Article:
(Asset) Buyer Beware: Post-Acquisition Personal Liability for Seller’s Pre-Acquisition Sales Tax Liability

Posted on 05/20/2019 at 11:07 AM by Cody Edwards

The law regarding post-acquisition tax liability is thought, by most, to be well known:

  1. In a stock sale, taxes incurred by the acquired company remain with the company even after new ownership.
  2. In an asset sale, taxes incurred by the seller do not transfer to the asset buyer. 

While this may be true for federal tax liabilities, it is not necessarily the case for state tax liabilities (I am sure it comes as a shock that state tax liabilities are often overlooked in M&A transactions).  Indeed, many states, including Iowa, may impose on the asset purchaser liability incurred by the seller unless the purchaser takes certain steps. 

In Iowa, a retailer who sells its business or stock of goods must prepare a final return and pay all sales and use tax. Iowa Code § 423.33. The purchaser of the business or stock of goods, as the immediate successor, is required to withhold from the purchase price a sufficient amount to pay any amount of delinquent tax, interest and penalty that is due from and unpaid by the seller. If the asset purchaser intentionally fails to withhold such amount, the asset purchaser is personally liable for the payment of seller’s delinquent taxes, penalties and interest, unless the asset purchaser made the purchase in good faith.  Luckily, Iowa Code § 421.28 provides two good faith safe harbors.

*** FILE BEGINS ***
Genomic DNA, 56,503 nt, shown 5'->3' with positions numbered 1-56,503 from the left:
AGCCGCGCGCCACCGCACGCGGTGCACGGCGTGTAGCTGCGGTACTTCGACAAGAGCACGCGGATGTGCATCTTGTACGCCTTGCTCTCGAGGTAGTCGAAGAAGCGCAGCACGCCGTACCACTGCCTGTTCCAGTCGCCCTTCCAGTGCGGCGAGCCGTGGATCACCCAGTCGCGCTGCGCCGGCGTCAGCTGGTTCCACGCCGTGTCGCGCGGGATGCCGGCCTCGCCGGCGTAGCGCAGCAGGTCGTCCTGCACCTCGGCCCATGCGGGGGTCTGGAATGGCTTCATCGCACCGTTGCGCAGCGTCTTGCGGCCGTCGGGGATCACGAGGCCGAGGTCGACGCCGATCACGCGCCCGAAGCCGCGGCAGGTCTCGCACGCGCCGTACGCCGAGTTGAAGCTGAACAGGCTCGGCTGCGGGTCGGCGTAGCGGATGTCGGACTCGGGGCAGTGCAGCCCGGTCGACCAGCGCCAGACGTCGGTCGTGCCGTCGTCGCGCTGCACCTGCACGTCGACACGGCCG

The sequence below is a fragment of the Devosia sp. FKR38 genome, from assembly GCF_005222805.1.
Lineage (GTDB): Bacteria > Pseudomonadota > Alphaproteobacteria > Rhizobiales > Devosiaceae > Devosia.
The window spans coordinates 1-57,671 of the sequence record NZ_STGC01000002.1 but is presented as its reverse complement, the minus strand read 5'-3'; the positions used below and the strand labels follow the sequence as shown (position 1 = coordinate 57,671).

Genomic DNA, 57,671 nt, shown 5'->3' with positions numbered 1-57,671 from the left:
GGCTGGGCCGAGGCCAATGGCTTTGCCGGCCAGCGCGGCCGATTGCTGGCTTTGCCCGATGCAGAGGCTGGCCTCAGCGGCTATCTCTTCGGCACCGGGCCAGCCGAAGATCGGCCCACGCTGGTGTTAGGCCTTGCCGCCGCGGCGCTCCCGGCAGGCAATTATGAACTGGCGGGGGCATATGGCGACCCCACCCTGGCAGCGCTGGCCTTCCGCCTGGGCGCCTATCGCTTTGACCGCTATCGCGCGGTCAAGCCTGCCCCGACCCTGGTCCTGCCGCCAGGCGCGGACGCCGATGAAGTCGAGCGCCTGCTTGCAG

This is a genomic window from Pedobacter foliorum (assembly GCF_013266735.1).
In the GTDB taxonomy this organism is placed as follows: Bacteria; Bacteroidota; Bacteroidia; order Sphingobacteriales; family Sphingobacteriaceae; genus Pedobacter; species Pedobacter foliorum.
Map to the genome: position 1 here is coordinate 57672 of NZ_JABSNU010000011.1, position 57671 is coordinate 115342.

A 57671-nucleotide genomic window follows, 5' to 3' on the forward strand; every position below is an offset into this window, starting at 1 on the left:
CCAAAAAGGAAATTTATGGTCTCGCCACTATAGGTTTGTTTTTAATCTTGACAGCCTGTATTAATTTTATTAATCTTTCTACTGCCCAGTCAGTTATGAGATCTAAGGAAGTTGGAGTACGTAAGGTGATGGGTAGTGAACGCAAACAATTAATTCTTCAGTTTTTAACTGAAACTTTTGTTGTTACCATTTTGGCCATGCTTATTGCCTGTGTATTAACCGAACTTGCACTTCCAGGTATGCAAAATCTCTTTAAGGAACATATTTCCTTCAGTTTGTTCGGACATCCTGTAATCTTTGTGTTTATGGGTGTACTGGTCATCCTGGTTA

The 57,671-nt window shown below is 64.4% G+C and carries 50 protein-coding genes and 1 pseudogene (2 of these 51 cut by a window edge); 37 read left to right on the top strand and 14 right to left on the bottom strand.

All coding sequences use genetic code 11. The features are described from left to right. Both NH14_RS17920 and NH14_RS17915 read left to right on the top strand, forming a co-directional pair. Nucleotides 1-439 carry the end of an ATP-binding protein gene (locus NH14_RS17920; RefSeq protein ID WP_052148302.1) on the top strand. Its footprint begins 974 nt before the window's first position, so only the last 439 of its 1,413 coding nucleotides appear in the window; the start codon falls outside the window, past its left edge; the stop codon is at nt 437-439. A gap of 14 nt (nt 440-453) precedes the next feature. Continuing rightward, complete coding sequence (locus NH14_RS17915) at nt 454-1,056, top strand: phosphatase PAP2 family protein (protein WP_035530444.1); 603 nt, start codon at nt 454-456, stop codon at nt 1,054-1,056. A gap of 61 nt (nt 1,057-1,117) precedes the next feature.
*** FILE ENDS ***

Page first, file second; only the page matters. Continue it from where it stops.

GOOD FAITH SAFE HARBORS

Iowa Code § 421.28 provides purchasers with two good faith safe harbors, which, if either one is satisfied, precludes the asset purchaser from being held personally liable for the seller’s delinquent sales and use taxes:

  1. Requesting and receiving from the Iowa Department of Revenue a certified statement that no delinquent tax, interest, or penalty is unpaid by the seller; or
  2. Taking in good faith a certified statement from the seller that no delinquent tax, interest, or penalty is unpaid.

With respect to safe harbor #1, it is likely that the Department would only give such a certification after it was certain that no tax liability exists, which would likely require an audit of the seller by the Iowa Department of Revenue. For obvious reasons, this is not the purchaser’s and seller’s preferred method for satisfying the good faith requirement.

With respect to safe harbor #2, a statement in the purchase agreement that all taxes have been paid as of the date of closing is generally sufficient to be a “certified statement.”  However, ensure the statement is clear that all taxes have been paid, rather than will be paid, and ensure that the definition of taxes includes sales and use taxes.      

Although sales and use taxes are not typically considered in great detail in the sale and purchase of assets, the amount of taxes imposed, personally, on the buyer(s) can be significant.  Buyers of assets should protect themselves from personal liability by availing themselves of one of the safe harbors outlined above.   

 

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